“Believe me, Klunk, I am taking it very seriously,” Henry replied, ignoring Klunk’s remark. Henry had met many disagreeable people during his years in the Coalition - it was inevitable, really - but there were certain types that he found more irksome than others. Klunk belonged to this category. High strung, fussy, and insidiously opportunistic, the man couldn’t be trusted to watch a bicycle if it wasn’t certain to gain him favor with someone powerful. Henry enjoyed annoying him. “I am operating under a deadline, and every minute this call occupies is a minute stolen from my work.”

“This is a priority conference, Mr. Kitteridge. Your ‘work’ will have to wait,” Klunk replied.

Henry opened his mouth to retort, but was another voice which emitted from the phone. “Let’s not quibble,” it said sternly. “Mr. Kitteridge is not the only one with prior engagements.” Henry recognized the voice at once: Mr. Cartwright, one of the senior members of the Eastern Coalition.

“Very well,” Klunk said primly. “I trust we may continue, Mr. Kitteridge, without further interruption?”

“You may,” Henry said in his most regally condescending voice. Klunk pointedly ignored him, a sure sign that Henry was definitely getting under Klunk’s skin now. He to smiled to himself.
“As I was saying, I have called this conference at the request of the Western Coalition-” Klunk began.

“I believe we have already covered that, Mr. Klunk,” interrupted a woman’s voice smoothly. Her accent was distinctly Southern. “Speaking for myself, I have no reason to doubt the legitimacy of your role here tonight. I may even venture to state that everyone present tonight shares a similar sentiment. Therefore, perhaps we should move ahead to the matter you wish to discuss without any further formalities.”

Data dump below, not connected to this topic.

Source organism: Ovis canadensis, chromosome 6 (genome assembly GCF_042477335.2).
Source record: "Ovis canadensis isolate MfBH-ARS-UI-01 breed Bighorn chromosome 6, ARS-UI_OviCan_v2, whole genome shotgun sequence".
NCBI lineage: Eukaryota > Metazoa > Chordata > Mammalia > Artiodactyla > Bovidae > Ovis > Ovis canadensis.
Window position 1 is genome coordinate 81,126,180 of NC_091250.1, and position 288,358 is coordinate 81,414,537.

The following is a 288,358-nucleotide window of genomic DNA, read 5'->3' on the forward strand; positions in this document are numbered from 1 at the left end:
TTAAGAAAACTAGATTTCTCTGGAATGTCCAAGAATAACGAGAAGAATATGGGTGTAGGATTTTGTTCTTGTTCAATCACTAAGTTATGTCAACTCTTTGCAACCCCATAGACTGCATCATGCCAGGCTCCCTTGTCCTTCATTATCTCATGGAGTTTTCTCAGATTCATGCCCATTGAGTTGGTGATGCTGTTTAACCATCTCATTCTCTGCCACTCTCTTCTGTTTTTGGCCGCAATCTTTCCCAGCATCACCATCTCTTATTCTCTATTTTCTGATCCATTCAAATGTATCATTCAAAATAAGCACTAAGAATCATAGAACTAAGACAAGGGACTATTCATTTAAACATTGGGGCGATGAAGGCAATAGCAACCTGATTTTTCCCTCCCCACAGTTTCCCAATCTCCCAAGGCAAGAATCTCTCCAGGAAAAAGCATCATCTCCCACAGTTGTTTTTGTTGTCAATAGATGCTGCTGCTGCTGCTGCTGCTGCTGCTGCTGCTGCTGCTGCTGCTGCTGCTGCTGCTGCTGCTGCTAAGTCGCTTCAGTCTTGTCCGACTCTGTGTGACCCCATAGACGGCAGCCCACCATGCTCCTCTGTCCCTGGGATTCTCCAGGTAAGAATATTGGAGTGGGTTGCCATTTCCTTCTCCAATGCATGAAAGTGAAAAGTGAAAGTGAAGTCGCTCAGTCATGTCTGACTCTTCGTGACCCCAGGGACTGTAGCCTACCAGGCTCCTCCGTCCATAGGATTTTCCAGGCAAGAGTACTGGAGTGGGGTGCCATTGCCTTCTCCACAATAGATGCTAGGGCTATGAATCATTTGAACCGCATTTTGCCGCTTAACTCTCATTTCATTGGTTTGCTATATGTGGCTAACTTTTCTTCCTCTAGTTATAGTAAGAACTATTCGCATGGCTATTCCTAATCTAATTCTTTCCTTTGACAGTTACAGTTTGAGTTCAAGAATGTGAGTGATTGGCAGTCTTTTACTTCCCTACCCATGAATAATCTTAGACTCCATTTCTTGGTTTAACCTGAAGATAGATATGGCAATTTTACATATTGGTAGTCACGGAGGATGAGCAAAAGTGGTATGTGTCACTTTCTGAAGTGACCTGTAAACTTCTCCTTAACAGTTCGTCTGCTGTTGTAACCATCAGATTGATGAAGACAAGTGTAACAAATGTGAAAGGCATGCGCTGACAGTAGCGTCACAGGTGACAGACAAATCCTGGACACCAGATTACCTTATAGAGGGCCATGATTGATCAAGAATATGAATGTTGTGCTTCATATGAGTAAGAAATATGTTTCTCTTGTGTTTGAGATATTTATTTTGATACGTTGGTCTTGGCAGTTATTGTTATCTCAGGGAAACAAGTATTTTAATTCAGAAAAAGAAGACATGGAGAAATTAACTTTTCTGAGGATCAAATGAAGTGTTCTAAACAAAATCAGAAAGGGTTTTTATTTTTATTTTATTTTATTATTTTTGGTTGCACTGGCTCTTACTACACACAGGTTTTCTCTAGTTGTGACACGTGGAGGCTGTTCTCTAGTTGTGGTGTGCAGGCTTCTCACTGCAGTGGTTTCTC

“As you will, Madam,” Klunk replied. The unctuousness of his tone was almost enough to raise Henry’s bile, assuming such a thing could be done. It had been a while. “For the past eight months the Western Coalition has been experiencing a series of minor security breaches. Taken individually, they were nothing to become overly concerned about. However, collectively, they appeared very troublesome. Very systematic, actually. Steps were taken to ascertain their source and purpose. A committee was formed to investigate. ”

Henry sat up in his chair. Minor security breaches were not uncommon; even major ones could happen if one was careless or foolhardy. But a sequence of interrelated breaches was another matter altogether. He clicked on “Save” and closed his laptop, sending the room suddenly into near darkness.

“What did they find?” inquired a new voice.

“Infiltration by an adversarial organization was suspected at first, but evidence quickly suggested otherwise,” Klunk said. “Rogue elements within the coalition were also eliminated. About eighteen weeks ago it was verified that the breach was the result of a lone vigilante. Two weeks ago this vigilante, a Mr. Theodore Kowalski, was apprehended and dealt with.”

“Did he have any family? A wife, children?” the Southern woman asked.


“And you said he was operating alone,” she said. “So the matter is closed. Why trouble us with it? This could have been reported at the quarterly meeting.”